Chasing the Mirage of Democracy: Arabs Hit the Ballot Box Once Again
Why do Arab governments even hold elections if the only ones to compete in the elections are the leaders themselves and their past records?
It was quite astonishing to see Egyptian intellectuals assembling in television debates, arguing whether Hosni Mubarak had outdone himself this time, while no one ran in the election except the Egyptian president himself.
Other intellectuals and political experts in Yemen credited Yemeni President Ali Abdullah Saleh for bringing democracy to his nation after many years of authoritarianism and one-party domination. Strangely enough, none of the opposition representatives who attempted to attain parliament nominations were approved. The only competitor of Saleh's during the elections, Najeeb Qahtan al-Shaabi, who is a member of the ruling party and a close ally of the President, was clearly running merely to legitimize Saleh's guaranteed victory.
Both Presidents won by major landslides. Mubarak cultivated 93.79 percent of the vote and Saleh captured a record of 96.3 percent. Both countries celebrated these remarkable victories. Hundreds of thousands of people in both countries took to the streets, lauding and chanting the names of their leaders, asking God to grant them even more victories.
But isn't it a rational requirement to have a loser in order for a winner to claim victory? Doesn't this seem a bit odd and even insulting at a time in which a third millenium is quickly approaching? Who are these leaders trying to convince with such a performance, their people or themselves?
These questions must be answered in order for the Arab democratic experience to be perceived on a scientific scale rather than by unexplainable emotional urges.
Elections are a process in which those with different political and non-political approaches can introduce their views to the people; hence, people can decide which perspective are more fit and suitable to meet her/his needs in life.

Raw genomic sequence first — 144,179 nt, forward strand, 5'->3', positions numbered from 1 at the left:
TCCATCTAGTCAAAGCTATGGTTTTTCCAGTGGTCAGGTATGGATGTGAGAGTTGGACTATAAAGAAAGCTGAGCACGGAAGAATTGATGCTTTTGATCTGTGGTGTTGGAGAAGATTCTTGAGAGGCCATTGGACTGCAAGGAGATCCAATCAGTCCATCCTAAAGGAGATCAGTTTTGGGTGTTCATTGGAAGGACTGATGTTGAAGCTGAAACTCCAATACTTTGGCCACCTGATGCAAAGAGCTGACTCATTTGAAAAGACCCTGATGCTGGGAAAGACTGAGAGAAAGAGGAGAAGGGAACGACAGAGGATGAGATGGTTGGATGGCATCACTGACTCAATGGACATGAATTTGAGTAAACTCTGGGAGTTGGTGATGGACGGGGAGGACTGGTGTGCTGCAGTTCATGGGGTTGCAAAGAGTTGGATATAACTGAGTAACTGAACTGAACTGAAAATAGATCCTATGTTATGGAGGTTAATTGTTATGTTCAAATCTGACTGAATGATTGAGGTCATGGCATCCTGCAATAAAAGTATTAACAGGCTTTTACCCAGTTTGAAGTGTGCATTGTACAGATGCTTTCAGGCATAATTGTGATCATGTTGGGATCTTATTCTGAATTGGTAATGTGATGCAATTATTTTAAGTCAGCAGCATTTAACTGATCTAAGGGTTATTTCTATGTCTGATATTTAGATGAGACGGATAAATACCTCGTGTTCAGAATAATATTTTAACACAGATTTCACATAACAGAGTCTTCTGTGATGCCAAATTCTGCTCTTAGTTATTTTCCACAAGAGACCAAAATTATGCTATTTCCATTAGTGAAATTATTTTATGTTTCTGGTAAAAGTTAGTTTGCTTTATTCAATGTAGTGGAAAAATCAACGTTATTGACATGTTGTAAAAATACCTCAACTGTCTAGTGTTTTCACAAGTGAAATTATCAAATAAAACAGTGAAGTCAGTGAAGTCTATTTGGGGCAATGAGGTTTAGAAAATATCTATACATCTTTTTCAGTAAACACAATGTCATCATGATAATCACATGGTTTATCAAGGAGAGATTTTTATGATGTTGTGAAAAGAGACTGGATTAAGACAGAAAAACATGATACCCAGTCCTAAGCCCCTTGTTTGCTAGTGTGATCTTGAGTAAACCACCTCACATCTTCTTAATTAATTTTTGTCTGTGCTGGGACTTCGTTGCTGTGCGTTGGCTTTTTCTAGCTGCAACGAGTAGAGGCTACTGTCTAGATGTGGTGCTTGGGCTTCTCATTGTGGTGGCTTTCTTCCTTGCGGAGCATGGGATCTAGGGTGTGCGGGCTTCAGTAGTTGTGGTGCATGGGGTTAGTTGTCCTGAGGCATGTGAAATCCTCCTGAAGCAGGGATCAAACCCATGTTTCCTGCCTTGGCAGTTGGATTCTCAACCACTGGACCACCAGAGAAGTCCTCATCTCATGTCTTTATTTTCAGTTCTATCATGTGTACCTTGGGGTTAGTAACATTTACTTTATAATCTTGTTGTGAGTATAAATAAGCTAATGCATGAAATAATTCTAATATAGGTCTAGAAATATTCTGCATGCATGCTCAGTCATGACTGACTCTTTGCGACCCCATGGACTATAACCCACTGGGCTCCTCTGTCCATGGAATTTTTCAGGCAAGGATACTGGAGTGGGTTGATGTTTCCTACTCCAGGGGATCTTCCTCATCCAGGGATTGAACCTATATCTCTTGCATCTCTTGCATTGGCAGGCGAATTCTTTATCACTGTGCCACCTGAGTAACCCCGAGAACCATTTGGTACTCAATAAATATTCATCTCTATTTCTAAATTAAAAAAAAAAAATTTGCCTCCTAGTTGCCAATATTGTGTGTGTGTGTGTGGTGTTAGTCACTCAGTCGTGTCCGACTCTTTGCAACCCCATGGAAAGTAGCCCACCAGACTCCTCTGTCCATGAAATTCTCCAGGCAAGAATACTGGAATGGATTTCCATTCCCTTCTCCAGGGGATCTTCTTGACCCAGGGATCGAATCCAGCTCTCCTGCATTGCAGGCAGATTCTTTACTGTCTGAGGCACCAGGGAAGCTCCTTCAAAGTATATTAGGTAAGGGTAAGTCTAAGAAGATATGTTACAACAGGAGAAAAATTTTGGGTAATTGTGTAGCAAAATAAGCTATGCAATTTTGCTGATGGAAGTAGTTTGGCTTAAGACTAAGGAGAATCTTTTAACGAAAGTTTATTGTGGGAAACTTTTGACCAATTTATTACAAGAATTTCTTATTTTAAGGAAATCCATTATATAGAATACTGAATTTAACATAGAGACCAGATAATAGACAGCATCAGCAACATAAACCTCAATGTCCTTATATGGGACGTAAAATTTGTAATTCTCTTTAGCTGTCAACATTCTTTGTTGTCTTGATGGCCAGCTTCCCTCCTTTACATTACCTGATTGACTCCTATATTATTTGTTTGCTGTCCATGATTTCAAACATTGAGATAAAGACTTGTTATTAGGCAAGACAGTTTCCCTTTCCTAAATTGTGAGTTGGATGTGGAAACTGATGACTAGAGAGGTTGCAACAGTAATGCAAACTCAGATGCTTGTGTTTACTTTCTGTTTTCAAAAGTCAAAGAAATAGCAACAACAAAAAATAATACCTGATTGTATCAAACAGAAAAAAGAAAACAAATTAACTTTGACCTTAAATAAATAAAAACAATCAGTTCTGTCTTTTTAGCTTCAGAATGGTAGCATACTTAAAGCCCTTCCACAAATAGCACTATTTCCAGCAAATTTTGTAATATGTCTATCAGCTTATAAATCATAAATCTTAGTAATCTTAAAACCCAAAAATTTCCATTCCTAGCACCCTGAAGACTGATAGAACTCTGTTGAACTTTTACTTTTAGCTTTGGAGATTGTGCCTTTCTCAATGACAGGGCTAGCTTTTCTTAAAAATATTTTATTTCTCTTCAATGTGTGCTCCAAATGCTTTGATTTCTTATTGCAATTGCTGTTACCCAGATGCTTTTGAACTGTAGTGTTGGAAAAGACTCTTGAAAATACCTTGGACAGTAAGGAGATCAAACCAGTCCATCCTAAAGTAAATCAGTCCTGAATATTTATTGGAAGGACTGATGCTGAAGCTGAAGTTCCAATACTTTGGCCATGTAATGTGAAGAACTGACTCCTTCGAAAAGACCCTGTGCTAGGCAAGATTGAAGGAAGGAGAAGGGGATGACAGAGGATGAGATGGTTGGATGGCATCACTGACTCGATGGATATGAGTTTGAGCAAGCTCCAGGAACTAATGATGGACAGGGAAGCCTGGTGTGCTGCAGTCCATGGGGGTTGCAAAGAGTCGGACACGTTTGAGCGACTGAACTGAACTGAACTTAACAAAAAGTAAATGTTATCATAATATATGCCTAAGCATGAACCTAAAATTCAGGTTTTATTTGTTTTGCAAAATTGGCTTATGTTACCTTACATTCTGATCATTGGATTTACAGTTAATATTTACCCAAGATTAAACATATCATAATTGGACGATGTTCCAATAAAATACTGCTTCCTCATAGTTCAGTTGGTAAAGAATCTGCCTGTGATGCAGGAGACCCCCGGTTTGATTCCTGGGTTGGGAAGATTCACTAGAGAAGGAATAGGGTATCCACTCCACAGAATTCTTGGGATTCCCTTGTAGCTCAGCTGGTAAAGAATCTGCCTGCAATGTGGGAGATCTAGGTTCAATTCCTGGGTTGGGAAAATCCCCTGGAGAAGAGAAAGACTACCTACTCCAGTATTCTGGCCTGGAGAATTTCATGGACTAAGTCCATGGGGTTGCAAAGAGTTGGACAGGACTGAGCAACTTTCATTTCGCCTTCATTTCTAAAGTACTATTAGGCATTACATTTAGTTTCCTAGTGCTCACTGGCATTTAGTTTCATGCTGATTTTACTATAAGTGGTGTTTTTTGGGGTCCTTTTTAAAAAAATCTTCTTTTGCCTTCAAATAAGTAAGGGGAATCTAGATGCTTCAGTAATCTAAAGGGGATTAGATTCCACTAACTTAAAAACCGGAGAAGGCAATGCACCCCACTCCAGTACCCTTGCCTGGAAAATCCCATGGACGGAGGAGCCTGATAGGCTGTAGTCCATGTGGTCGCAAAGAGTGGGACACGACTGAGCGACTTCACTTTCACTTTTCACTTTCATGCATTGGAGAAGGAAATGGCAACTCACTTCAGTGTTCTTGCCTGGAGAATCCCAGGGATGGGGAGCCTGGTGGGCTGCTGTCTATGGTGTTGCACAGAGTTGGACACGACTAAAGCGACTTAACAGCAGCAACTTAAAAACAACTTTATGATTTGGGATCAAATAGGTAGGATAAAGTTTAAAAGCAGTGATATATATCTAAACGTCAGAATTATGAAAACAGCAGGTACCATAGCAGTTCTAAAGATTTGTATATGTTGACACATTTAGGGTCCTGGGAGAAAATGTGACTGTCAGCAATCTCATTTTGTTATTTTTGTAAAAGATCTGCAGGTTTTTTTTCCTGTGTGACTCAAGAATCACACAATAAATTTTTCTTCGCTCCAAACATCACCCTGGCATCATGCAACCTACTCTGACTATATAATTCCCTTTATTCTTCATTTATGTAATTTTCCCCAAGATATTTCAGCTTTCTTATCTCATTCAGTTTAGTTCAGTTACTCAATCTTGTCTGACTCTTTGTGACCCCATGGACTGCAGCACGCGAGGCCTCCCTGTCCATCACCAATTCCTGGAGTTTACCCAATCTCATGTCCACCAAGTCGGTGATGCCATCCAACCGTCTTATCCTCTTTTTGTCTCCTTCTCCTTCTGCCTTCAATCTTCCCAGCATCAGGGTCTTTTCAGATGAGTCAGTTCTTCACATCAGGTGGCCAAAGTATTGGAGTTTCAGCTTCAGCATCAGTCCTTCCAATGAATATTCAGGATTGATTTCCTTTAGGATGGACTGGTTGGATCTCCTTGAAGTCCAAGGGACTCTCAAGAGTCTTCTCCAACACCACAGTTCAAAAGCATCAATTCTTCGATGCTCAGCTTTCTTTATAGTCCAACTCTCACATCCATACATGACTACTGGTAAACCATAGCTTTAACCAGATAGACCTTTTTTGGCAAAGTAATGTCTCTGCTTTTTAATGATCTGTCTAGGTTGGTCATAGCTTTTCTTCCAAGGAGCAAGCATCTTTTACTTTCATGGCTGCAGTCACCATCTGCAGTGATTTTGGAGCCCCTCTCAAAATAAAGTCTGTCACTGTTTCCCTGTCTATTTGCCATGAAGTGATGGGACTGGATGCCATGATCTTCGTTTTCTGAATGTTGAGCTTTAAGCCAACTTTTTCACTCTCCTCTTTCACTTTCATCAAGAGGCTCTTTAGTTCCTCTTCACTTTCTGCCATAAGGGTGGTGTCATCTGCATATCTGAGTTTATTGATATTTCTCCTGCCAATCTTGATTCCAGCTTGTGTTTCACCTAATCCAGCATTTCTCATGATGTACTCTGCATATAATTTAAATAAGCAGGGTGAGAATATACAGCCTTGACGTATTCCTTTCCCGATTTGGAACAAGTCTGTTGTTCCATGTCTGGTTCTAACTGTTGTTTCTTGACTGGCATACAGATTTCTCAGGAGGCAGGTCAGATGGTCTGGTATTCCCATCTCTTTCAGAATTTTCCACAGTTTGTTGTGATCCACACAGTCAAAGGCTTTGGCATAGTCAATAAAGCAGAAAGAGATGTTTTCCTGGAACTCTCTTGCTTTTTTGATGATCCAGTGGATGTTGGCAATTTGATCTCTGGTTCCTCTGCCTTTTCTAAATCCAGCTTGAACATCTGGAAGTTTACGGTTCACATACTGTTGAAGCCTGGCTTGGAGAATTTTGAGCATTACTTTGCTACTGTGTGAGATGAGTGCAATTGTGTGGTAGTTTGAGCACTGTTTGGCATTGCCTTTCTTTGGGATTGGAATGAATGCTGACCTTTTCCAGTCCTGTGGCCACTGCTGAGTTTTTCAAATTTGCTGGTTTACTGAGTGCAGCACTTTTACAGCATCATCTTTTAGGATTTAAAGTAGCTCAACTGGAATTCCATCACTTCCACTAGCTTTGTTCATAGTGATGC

While Mubarak was touring the streets of Cairo in a convertible, nearly 20,000 of his political opponents lay hopelessly in crowed prisons. The state of emergency, which followed Anwar Sadat's assassination in 1981 is still in effect, and has been used to silence opposition members, to try journalists, to seal activists' offices and newspapers and to justify mass arrests.
In the case of Yemen, (as if prohibiting the opposition from competing in the elections was not disturbing enough to the democratic process,) a little known politician from Saleh's own party was suddenly brought to give the election a believable twist.
While there are many doubts regarding the legitimacy of such a process, some still endorse and praise these elections, describing them as a step in the right direction for democracy. Although no disagreement is present in respect to the fact that these elections are steps on the path toward democracy, the dilemma remains, whether these steps are moves in the right direction.
It is truly disheartening to see the residents of poor Egyptian provinces lining up on the streets to greet the victorious leader, hoping that their difficult years can truly be put behind. Even though per capita income has been recorded high during Mubarak's rule, inflation has made the income increase almost useless.
According to the Yemeni opposition coalition which boycotted the elections claiming that "they were a farce put on to give a resemblance of democracy," the votes were not counted fairly, and many under-age voters where asked to cast their votes in favor of President Saleh.
Whether these were founded allegations, the fact is that Arab masses flooded the voting booths chanting the names of their leaders upon their entrance as well as their exit. Shall we attempt to understand such a phenomena once again with the same old classic theory of "strong leaders and weak nations," or there is more to it than simple analogies?
We must recognize the fact that most, if not all Arab voters have no real experience in the field of genuine democratic procedures. Therefore, the behavior of an Egyptian or a Yemeni voter, which might be viewed in puzzlement, can in fact be explained as eagerness to participate in a democratic and fair process. Therefore it is not the mistake of the voter that the system setup was originally corrupt and meaningless.
Yes, it is reasonable to ask why people even trouble themselves by following such meaningless endeavors. To answer such a question, we ought to examine the resources made available to the Arab masses so that they may achieve such a realization. If the opposition is repeatedly censored, criticism of ruling parties is tabooed and thinkers are treated like criminals for their progressive ideas, a poor farmer or a low paid governmental worker has no other path to walk but the path of silence.
In times of elections however, many come forth to cast their votes. While some are driven by the fear of the secret police's watchful eye, others chase the same mirage of untruthful democracy, hoping that somehow, someday their vote will make a difference.
Topics: Egypt, Elections, Hosni Mubarak, Yemen